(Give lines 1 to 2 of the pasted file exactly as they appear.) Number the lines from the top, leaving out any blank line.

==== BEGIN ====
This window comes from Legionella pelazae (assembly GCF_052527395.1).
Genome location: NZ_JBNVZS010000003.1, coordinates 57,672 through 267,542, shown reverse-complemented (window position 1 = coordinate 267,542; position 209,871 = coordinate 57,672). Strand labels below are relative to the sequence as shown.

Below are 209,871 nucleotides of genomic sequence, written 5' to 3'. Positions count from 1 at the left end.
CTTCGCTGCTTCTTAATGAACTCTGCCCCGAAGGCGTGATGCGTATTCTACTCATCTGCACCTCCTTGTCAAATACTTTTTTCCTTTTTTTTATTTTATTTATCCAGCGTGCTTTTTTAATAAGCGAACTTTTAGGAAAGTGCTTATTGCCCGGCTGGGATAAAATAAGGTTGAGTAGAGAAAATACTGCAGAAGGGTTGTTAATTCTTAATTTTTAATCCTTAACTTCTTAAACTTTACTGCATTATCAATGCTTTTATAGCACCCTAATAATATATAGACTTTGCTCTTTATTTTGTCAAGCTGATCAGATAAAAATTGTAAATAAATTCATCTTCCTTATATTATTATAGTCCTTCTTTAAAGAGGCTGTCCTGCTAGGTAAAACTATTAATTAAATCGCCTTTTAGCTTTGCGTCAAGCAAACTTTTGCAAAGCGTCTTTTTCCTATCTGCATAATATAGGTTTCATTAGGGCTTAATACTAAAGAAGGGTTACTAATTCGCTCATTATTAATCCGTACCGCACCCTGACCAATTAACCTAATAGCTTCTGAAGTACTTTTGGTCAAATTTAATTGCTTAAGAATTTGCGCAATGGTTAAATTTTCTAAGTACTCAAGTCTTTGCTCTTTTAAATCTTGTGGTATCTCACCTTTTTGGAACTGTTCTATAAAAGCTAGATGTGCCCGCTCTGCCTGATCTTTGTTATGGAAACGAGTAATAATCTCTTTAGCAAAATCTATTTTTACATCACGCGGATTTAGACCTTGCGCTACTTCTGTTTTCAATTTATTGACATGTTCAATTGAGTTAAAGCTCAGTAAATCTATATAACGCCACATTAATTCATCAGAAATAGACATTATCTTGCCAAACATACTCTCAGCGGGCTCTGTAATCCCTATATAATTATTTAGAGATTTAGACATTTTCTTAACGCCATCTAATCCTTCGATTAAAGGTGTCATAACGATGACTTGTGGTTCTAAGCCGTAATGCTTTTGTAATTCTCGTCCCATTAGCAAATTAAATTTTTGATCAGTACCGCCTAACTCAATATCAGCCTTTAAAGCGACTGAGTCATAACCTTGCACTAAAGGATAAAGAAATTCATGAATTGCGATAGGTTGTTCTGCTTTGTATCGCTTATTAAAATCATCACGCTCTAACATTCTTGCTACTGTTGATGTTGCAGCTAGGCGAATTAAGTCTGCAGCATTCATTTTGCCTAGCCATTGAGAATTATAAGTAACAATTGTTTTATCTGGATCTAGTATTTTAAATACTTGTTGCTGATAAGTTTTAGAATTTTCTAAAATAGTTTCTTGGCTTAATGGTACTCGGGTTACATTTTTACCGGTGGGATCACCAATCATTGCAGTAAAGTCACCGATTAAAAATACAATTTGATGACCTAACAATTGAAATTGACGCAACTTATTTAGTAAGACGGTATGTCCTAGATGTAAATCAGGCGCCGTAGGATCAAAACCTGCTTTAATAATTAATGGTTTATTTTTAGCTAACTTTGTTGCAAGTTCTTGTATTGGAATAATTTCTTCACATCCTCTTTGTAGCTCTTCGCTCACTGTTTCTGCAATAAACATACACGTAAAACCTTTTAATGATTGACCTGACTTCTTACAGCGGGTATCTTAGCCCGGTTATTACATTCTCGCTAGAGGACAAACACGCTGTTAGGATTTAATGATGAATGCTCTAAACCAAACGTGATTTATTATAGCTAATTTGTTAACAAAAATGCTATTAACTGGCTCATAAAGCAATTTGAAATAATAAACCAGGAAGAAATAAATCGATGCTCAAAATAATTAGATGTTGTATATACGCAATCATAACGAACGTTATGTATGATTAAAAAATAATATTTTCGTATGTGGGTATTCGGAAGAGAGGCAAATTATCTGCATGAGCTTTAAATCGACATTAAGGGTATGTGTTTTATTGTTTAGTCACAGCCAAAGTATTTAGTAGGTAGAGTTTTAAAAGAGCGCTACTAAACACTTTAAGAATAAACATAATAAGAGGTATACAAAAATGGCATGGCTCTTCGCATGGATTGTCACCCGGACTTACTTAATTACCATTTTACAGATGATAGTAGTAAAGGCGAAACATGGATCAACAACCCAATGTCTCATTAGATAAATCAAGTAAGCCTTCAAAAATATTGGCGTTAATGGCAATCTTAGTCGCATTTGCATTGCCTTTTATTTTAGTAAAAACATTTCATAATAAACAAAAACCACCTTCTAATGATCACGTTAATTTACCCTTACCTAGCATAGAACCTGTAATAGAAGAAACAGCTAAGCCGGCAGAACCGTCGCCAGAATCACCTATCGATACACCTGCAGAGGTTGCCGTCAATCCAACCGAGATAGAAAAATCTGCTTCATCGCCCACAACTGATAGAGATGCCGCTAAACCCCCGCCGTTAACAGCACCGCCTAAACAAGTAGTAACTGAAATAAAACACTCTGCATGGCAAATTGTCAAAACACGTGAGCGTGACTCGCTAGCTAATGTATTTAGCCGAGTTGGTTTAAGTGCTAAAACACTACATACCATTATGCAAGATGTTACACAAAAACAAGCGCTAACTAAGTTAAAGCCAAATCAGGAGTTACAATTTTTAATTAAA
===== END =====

This window comes from Legionella pelazae (assembly GCF_052527395.1).
Genome location: NZ_JBNVZS010000003.1, coordinates 57,672 through 267,542, shown reverse-complemented (window position 1 = coordinate 267,542; position 209,871 = coordinate 57,672). Strand labels below are relative to the sequence as shown.